By Courtney King
You can check out the GMUG’s forest planning website for more information, interactive web maps, and to join the GMUG plan mailing list.
Additionally, folks interested in learning more about public lands planning and management can check out the Center for Public Lands’ website for upcoming opportunities to volunteer on federal lands, meet agency employees, and otherwise engage with local public lands and those who have dedicated their careers towards managing them.
For individuals looking to get their hands dirty in the Gunnison area, there’s the upcoming National Public Lands Day on Saturday, Sept. 23 (more information at the bottom of this article).
On Aug. 30, 2023, the Grand Mesa, Gunnison, and Uncompahgre National Forests (GMUG) released “the draft record of decision for the revised land management plan and final environmental impact statement.”
That’s quite a mouthful that translates roughly to: After years of public comment and agency work that formally began back in 2017, the final forest plan for the GMUG is nearly complete.
The release of the plan kicks off a 60-day “objection filing” period, meaning the public has the opportunity to provide input, although doing so can seem challenging amidst so many new terms and processes. You may start reading and wonder, what do these terms even mean?
Indeed, federal documents often come with a heavy dose of acronyms, something government officials can’t seem to get away from. During a recent, public field trip for the Taylor Park Adaptive Management group, the group in attendance was reminded throughout the day to interrupt if they heard an acronym they didn’t understand, something that happened more than once.
Resulting plans and documents like those just released stem from NEPA, the National Environmental Policy Act. NEPA has been called the “Magna Carta” of Federal environmental laws, setting forth policies and procedures to “assess the environmental effects of proposed major Federal actions prior to making decisions.”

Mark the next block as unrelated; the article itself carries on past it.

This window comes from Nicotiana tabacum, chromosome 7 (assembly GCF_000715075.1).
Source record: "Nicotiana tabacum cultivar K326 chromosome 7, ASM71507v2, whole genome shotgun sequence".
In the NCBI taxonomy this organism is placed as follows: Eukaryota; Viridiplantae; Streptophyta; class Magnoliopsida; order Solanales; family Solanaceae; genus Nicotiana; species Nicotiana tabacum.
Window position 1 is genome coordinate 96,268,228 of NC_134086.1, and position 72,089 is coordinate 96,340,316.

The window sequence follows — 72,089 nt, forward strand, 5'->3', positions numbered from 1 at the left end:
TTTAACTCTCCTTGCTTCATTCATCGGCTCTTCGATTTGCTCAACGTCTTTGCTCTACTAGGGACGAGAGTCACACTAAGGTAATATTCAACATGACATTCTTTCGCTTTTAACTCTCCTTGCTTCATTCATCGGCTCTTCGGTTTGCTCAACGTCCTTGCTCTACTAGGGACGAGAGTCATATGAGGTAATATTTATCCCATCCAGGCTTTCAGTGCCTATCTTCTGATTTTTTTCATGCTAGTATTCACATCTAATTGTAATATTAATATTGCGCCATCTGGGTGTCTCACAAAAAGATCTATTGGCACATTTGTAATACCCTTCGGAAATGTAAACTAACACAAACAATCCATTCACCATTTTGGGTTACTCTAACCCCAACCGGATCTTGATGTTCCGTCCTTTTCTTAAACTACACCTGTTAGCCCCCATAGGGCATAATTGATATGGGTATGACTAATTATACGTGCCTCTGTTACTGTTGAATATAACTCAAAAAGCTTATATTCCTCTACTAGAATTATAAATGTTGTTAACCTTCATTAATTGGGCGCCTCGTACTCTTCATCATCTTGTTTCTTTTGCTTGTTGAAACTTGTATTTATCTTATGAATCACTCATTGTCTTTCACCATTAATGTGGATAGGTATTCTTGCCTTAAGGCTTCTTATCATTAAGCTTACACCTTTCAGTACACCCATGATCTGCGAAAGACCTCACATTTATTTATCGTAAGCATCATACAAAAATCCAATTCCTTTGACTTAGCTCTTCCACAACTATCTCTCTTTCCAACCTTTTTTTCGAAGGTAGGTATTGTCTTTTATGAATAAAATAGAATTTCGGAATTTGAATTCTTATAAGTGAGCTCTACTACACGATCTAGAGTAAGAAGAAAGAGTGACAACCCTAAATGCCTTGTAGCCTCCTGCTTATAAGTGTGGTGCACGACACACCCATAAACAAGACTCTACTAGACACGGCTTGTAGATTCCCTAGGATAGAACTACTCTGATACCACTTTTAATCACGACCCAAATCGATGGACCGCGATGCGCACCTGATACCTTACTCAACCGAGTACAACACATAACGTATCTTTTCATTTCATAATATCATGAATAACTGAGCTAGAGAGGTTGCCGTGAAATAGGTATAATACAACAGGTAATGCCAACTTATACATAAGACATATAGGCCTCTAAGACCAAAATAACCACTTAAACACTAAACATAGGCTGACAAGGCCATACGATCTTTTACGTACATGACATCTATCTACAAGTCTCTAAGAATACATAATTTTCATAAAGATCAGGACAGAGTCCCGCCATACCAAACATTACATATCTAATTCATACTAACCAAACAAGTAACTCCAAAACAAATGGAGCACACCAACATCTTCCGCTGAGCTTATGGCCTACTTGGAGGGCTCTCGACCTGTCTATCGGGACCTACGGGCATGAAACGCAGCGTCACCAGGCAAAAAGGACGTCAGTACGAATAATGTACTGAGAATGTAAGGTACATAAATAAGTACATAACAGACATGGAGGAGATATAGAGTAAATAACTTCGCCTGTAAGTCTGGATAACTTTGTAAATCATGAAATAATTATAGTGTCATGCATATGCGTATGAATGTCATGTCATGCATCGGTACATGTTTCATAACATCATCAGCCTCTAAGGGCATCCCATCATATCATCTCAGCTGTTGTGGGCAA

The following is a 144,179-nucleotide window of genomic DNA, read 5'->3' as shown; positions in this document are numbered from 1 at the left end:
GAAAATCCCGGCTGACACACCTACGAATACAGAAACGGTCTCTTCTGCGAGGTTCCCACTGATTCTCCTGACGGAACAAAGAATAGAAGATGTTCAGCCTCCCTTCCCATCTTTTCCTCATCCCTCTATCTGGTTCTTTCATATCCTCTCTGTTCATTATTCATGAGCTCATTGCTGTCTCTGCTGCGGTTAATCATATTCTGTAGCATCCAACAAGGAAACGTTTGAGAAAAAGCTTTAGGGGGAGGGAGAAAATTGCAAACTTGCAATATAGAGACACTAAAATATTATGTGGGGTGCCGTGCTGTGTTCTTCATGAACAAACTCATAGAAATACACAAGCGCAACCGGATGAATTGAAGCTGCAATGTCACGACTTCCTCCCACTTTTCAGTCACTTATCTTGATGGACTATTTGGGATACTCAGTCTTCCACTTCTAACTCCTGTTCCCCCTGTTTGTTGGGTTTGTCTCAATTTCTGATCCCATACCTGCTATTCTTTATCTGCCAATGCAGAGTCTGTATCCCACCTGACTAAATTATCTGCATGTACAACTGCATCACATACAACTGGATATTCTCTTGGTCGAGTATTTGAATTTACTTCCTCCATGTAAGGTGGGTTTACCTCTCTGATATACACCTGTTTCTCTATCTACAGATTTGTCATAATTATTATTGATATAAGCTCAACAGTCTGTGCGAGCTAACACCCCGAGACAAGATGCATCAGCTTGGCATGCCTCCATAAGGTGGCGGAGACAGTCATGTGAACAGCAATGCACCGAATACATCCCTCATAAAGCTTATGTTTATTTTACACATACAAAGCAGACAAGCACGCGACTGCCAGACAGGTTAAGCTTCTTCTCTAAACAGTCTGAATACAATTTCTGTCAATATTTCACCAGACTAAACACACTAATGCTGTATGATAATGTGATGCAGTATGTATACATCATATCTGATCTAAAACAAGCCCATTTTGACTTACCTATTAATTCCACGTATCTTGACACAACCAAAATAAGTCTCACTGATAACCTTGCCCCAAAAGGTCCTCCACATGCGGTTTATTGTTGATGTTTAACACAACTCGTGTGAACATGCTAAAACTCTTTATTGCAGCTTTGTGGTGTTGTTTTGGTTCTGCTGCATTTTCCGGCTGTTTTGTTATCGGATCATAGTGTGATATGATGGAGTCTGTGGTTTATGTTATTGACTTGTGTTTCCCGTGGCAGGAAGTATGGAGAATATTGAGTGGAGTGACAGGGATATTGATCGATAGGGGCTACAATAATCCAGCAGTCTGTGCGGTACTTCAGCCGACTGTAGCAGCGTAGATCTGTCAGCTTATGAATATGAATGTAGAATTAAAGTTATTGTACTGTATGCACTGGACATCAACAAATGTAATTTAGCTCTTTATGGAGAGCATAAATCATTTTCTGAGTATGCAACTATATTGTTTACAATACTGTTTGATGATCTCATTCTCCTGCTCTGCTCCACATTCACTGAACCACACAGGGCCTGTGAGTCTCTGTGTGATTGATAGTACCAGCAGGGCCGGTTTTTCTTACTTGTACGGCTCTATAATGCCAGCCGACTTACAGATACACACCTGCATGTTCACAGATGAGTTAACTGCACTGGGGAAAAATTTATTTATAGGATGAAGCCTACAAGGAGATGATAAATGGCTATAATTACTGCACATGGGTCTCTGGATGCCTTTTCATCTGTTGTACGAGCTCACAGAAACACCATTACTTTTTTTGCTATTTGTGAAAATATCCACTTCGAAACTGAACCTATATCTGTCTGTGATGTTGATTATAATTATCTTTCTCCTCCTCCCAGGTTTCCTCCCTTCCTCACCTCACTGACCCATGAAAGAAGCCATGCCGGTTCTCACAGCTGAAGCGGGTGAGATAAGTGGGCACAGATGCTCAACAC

One of NEPA’s main impacts is to force large federally funded or administered projects to account for their prospective environmental impact — which often means drafting lengthy Environmental Impact Statements (EIS), which undergo public processes of their own.
Given the multiple types of documents and decisions involved, the term “NEPA” can tend to be used in an all-encompassing manner — e.g., “we had to reschedule an event because we didn’t have NEPA clearance,” or “we’re hiring a contractor to work on NEPA and write an EIS,” etc.
The process is a lot to understand, with agencies staffing specialists, and universities like Western offering graduate-level courses for future land managers to (attempt to) understand NEPA.
Even a document titled “A Citizen’s Guide to NEPA: Having Your Voice Heard” comes in at over 35 pages long; it’s hard to make your voice heard if you don’t even understand what you’re reviewing, but let’s try to give a simpler (and shorter) explanation as it applies to the GMUG’s recent news release.
The key point about NEPA to understand is that it sets in motion a series of actions related to decisions that could have large impacts on the environment. That includes the Forest Service’s land management plans, which are required by another piece of federal legislation: The National Forest Management Act (NFMA).
Getting a little tired of acronyms yet?